Before 1980, we measured blood sugar levels by how much sugar was present in our urine. If the test showed a negative result for our urine sugar, all that meant was our actual blood sugar was under 200 mg/dl. At the time, that was the best way to measure our diabetes control.
The 1980s brought a new standard of care, introducing the A1C and the glucometer. What does the A1C tell us? If you have an A1C of 7.0, that means you’ve had an average blood sugar of 150 mg/dl for the prior 90 days. It was considered state-of-the-art. But … does this method of testing really show us how well we’re controlling our diabetes?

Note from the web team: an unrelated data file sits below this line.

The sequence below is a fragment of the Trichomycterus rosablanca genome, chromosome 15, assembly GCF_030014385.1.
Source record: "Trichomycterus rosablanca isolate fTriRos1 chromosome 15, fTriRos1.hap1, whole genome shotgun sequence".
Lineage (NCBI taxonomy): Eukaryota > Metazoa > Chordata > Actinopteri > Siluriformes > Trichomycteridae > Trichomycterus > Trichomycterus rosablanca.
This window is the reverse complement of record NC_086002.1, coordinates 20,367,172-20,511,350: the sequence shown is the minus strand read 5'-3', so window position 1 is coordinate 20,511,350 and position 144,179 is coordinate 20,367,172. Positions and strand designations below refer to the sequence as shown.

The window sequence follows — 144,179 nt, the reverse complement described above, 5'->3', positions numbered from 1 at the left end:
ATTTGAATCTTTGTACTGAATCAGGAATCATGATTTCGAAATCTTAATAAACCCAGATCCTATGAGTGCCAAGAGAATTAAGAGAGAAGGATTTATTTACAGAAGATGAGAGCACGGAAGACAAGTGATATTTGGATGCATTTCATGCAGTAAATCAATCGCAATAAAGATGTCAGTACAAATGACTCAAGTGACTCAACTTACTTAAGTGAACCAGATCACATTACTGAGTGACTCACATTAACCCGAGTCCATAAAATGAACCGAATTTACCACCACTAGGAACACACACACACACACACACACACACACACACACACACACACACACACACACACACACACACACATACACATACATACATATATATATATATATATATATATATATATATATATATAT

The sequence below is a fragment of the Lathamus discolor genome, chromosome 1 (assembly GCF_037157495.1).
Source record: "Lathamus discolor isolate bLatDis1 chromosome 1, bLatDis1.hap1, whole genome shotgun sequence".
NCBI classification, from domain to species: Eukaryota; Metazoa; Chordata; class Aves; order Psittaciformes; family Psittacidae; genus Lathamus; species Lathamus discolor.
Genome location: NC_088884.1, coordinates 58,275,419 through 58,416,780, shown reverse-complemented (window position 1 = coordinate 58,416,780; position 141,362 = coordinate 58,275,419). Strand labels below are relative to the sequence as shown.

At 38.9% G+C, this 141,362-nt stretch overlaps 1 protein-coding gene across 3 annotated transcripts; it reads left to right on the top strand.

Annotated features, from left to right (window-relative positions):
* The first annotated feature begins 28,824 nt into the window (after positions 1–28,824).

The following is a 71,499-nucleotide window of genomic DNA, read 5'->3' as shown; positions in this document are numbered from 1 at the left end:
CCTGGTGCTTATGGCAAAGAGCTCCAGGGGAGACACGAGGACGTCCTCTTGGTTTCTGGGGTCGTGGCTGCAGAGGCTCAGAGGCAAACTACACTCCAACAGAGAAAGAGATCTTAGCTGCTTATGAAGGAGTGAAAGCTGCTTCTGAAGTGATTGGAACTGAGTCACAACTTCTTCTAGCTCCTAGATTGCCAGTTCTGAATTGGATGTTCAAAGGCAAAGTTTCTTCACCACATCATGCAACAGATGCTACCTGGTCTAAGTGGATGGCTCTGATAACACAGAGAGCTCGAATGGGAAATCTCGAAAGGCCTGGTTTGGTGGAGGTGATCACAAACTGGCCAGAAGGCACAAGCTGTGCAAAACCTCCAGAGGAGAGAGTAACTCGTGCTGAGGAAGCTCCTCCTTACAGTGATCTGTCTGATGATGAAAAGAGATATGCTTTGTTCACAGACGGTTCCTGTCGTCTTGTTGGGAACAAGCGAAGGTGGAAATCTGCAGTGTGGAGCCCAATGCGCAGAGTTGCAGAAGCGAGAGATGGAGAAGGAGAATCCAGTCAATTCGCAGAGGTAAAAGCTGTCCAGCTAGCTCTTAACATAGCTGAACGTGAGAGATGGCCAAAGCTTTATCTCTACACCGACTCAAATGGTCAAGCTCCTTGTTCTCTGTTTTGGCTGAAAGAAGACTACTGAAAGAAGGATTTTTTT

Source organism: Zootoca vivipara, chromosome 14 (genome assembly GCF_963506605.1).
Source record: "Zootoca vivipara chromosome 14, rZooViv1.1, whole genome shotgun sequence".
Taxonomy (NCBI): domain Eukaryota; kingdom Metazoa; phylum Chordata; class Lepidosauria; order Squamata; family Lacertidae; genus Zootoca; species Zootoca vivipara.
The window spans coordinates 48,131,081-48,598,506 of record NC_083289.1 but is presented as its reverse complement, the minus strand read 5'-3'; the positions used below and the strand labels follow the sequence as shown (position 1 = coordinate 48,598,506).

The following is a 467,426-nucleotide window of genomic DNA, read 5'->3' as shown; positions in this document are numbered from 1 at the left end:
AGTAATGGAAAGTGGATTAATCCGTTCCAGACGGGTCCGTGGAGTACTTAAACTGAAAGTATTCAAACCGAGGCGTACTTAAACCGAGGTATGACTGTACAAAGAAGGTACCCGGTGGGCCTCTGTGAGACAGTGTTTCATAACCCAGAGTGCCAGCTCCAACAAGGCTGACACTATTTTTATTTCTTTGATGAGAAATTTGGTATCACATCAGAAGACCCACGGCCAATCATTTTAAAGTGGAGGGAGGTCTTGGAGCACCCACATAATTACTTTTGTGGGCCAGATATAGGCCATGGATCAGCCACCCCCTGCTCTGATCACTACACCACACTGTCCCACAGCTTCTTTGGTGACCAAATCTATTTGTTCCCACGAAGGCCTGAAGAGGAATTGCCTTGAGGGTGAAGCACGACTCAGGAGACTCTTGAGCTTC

Your blood sugar for the first 45 of that 90 days could be running constantly at 100 mg/dl. Then, during the second 45 days, your blood sugar could be running steady at 300 mg/dl. These disparate levels combine to result in an A1C of 7.0. Let’s say, for another example, that your blood sugar level was alternating, daily, between 100 mg/dl and 300 mg/dl. Every other day, your blood sugar rose to 300. After 90 days, your resulting A1C would be 7.0. While the A1C is an important test, it does not accurately report our level of control.